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Freedom Through the Press


Palestinian women speak out with their art.

“There are hands that give love and affection while there are hands that steal the soul and take away life. What is so startling to us is that one hand is capable of both.” — Hani Zo’roub, artist, born in Rafah, Gaza in 1976

“The role of art is not just an aesthetic one. It should also be responsible for shedding light on societal issues that are circulated in the shadows by the public.” — Shadi Hreim, artist, born in Salfit in 1977

PrintThere is a woman. There are many women.

Who is this woman? Can we understand this woman?

She hunches in the spot-lit corner of a room — defeated, but dignified.

She bends her head, haloed and golden, like a Byzantine icon. Like Mary. She is contemplative.

She punches the air with an oversized fist, her abstracted body heavy against the fiery red and orange backdrop. She is in pain. She is angry.

Fear. Rage. Shame. Sadness. More clearly than any textbook diagnosis, the 15 prints in the exhibition “‘No’: Palestinian Artists Confront Violence Against Women” expose the myriad and conflicting emotions felt by abused women.

The show will be on display December 4-5 in the Board Room on the second floor of the University Capitol Centre (Old Capital Mall). It was curated by University of Iowa international studies major Julia Baily, a 33-year-old who spent the better part of the past two years in Palestine working with Open Workshop for Culture and Arts (OWCA), an organization that aims to incorporate art in the day-to-day life of Palestinians.

Together with the Women’s Center for Legal Aid and Counseling, a Palestinian group that works to change old laws for the benefit of women, OWCA invited artists to confront the problem of gendered violence through a 2005 workshop in Ramallah, Palestine. For her senior project, Bailey brought a selection of these works to Iowa City. She has also arranged programming, including a video discussion with some of the artists, for the first weekend in December. The discussion coincides with other events celebrating the 60th anniversary of the United Nation’s adoption of Universal Declaration of Human Rights.

Drawing on the historical tradition of prints as a protest medium, their sense of outrage and personal experience with victims of gendered violence, the Palestinian artists whose work is included in this exhibition have created a powerful group of prints that has toured Palestine extensively and sparked dialogue about an issue that is too often covered up.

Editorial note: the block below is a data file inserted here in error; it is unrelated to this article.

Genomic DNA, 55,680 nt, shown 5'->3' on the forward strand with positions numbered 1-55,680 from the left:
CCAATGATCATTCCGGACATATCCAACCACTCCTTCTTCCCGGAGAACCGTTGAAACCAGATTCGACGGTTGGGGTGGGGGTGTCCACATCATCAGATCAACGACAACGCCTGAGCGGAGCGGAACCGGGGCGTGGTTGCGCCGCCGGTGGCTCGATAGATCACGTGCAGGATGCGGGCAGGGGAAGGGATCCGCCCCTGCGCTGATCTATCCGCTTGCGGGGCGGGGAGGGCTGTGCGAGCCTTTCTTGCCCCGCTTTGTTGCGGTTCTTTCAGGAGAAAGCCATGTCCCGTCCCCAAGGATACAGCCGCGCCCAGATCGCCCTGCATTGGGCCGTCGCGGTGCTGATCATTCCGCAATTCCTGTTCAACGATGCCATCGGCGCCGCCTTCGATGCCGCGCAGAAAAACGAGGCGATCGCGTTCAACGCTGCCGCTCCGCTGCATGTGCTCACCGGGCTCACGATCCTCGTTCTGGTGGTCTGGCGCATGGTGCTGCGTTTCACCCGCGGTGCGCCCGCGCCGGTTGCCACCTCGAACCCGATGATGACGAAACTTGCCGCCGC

Violence against women is a problem that spans continents, cultures and the passage of time. It’s not a pleasant or easy problem to discuss. Even more difficult to talk about is the specific type of violence that these Palestinian artists were responding to: “honor killings.” A complicated cultural tradition that is often mistaken to be a solely Muslim practice, an honor killing occurs when a female is killed by a member of her own a family.

The motivation for this crime is a perceived dishonor brought upon the family by the actions of the daughter. Many offenses are tied to issues of assimilation into Western culture. The daughter may have become pregnant outside of marriage, rejected an arranged marriage, or fallen in love with the wrong man. Whatever the cause, honor killings are performed in many cultures and countries around the world, including Palestine. The punishment for these egregious murders is typically just a few weeks or months in prison, if anything.

“Domestic violence, or gendered violence, happens throughout the entire world,” Bailey said. “It’s something that happens here in Iowa, it happens in Iowa City, and it happens in Palestine. Honor killings are just one form of this violence.”

To even attempt to understand honor killings, one must try to understand a societal structure far removed from daily Western life. In this patriarchal, familial system, “the woman’s function in society was to preserve honor and tradition,” Bailey said.

One way to try to understand is to think of the role women have traditionally played in war.